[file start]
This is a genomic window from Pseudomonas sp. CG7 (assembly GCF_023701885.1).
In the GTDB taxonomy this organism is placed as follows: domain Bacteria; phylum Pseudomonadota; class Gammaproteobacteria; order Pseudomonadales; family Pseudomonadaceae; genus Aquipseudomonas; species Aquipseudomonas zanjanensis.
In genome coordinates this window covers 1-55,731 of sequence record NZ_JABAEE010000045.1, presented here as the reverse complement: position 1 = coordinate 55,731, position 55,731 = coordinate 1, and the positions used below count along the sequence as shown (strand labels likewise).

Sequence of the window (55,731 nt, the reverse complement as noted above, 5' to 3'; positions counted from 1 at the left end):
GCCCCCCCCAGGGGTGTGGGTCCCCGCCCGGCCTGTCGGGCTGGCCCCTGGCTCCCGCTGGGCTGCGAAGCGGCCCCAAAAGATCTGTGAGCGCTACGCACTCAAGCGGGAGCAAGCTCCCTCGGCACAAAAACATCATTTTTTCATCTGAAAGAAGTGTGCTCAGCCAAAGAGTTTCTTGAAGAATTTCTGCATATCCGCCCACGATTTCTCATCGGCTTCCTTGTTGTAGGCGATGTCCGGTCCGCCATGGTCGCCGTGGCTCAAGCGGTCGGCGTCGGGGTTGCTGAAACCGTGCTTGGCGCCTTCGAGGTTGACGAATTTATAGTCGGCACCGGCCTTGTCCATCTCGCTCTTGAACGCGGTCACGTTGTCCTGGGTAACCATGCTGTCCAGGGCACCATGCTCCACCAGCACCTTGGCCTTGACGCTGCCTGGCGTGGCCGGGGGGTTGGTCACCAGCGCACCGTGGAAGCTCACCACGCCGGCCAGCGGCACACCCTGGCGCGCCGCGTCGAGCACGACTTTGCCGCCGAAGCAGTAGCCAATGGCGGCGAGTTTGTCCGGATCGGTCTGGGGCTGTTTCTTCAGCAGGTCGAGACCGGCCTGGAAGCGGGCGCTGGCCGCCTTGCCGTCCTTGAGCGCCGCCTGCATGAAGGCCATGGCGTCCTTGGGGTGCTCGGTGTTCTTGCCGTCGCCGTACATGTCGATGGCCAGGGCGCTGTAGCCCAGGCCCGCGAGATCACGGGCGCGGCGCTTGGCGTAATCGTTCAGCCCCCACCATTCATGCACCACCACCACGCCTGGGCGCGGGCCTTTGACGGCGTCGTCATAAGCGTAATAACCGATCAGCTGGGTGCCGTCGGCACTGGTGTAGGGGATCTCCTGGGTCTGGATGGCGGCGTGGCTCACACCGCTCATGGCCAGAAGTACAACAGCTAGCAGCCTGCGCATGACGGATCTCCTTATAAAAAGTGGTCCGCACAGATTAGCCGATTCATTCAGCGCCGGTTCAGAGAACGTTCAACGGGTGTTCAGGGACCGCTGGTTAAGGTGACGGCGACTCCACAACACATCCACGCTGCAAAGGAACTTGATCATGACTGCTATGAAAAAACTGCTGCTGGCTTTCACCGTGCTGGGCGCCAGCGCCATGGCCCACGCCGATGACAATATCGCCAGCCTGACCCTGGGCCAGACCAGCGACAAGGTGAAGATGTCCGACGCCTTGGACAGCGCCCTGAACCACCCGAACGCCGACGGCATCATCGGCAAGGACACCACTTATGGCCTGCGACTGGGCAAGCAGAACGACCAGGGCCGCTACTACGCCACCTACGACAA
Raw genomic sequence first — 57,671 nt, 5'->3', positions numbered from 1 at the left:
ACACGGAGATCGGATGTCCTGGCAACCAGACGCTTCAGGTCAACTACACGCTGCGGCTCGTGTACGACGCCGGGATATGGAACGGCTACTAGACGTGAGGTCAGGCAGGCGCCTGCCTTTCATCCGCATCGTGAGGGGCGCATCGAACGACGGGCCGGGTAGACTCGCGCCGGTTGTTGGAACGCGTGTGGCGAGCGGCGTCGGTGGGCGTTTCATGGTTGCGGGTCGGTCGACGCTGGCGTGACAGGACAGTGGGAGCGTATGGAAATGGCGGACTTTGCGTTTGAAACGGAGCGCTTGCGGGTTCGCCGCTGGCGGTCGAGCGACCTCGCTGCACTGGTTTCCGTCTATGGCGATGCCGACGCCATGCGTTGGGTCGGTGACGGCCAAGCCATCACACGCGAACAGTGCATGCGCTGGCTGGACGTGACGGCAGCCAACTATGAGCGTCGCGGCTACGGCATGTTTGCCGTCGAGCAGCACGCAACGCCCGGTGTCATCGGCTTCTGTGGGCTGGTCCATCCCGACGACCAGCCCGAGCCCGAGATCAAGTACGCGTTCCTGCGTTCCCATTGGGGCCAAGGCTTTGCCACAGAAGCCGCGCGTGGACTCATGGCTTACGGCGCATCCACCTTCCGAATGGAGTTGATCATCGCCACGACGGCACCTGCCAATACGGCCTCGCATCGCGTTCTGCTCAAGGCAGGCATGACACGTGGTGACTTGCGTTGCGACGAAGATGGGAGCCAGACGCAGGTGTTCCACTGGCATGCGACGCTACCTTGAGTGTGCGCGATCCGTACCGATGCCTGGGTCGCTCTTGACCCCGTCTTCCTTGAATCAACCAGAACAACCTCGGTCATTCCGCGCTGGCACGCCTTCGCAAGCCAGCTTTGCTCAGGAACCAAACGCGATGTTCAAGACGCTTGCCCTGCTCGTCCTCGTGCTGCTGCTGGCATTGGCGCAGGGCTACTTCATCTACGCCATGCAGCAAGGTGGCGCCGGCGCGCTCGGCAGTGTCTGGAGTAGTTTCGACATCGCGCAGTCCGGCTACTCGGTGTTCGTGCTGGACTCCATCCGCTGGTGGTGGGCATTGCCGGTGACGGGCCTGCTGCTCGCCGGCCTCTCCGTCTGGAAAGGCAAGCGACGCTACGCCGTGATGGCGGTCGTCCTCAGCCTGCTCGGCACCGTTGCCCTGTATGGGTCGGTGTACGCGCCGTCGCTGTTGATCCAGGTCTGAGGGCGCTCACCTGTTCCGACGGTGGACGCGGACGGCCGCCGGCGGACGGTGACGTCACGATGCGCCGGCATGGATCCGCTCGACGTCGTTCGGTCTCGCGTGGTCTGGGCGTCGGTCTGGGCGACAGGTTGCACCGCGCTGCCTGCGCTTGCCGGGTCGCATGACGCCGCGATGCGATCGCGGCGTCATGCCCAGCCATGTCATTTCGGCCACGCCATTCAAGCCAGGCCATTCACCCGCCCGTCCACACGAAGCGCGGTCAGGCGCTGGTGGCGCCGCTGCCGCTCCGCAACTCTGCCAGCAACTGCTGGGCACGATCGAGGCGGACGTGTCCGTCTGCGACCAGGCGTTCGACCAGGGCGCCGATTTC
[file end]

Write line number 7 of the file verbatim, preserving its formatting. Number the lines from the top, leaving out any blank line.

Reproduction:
ACACGGAGATCGGATGTCCTGGCAACCAGACGCTTCAGGTCAACTACACGCTGCGGCTCGTGTACGACGCCGGGATATGGAACGGCTACTAGACGTGAGGTCAGGCAGGCGCCTGCCTTTCATCCGCATCGTGAGGGGCGCATCGAACGACGGGCCGGGTAGACTCGCGCCGGTTGTTGGAACGCGTGTGGCGAGCGGCGTCGGTGGGCGTTTCATGGTTGCGGGTCGGTCGACGCTGGCGTGACAGGACAGTGGGAGCGTATGGAAATGGCGGACTTTGCGTTTGAAACGGAGCGCTTGCGGGTTCGCCGCTGGCGGTCGAGCGACCTCGCTGCACTGGTTTCCGTCTATGGCGATGCCGACGCCATGCGTTGGGTCGGTGACGGCCAAGCCATCACACGCGAACAGTGCATGCGCTGGCTGGACGTGACGGCAGCCAACTATGAGCGTCGCGGCTACGGCATGTTTGCCGTCGAGCAGCACGCAACGCCCGGTGTCATCGGCTTCTGTGGGCTGGTCCATCCCGACGACCAGCCCGAGCCCGAGATCAAGTACGCGTTCCTGCGTTCCCATTGGGGCCAAGGCTTTGCCACAGAAGCCGCGCGTGGACTCATGGCTTACGGCGCATCCACCTTCCGAATGGAGTTGATCATCGCCACGACGGCACCTGCCAATACGGCCTCGCATCGCGTTCTGCTCAAGGCAGGCATGACACGTGGTGACTTGCGTTGCGACGAAGATGGGAGCCAGACGCAGGTGTTCCACTGGCATGCGACGCTACCTTGAGTGTGCGCGATCCGTACCGATGCCTGGGTCGCTCTTGACCCCGTCTTCCTTGAATCAACCAGAACAACCTCGGTCATTCCGCGCTGGCACGCCTTCGCAAGCCAGCTTTGCTCAGGAACCAAACGCGATGTTCAAGACGCTTGCCCTGCTCGTCCTCGTGCTGCTGCTGGCATTGGCGCAGGGCTACTTCATCTACGCCATGCAGCAAGGTGGCGCCGGCGCGCTCGGCAGTGTCTGGAGTAGTTTCGACATCGCGCAGTCCGGCTACTCGGTGTTCGTGCTGGACTCCATCCGCTGGTGGTGGGCATTGCCGGTGACGGGCCTGCTGCTCGCCGGCCTCTCCGTCTGGAAAGGCAAGCGACGCTACGCCGTGATGGCGGTCGTCCTCAGCCTGCTCGGCACCGTTGCCCTGTATGGGTCGGTGTACGCGCCGTCGCTGTTGATCCAGGTCTGAGGGCGCTCACCTGTTCCGACGGTGGACGCGGACGGCCGCCGGCGGACGGTGACGTCACGATGCGCCGGCATGGATCCGCTCGACGTCGTTCGGTCTCGCGTGGTCTGGGCGTCGGTCTGGGCGACAGGTTGCACCGCGCTGCCTGCGCTTGCCGGGTCGCATGACGCCGCGATGCGATCGCGGCGTCATGCCCAGCCATGTCATTTCGGCCACGCCATTCAAGCCAGGCCATTCACCCGCCCGTCCACACGAAGCGCGGTCAGGCGCTGGTGGCGCCGCTGCCGCTCCGCAACTCTGCCAGCAACTGCTGGGCACGATCGAGGCGGACGTGTCCGTCTGCGACCAGGCGTTCGACCAGGGCGCCGATTTC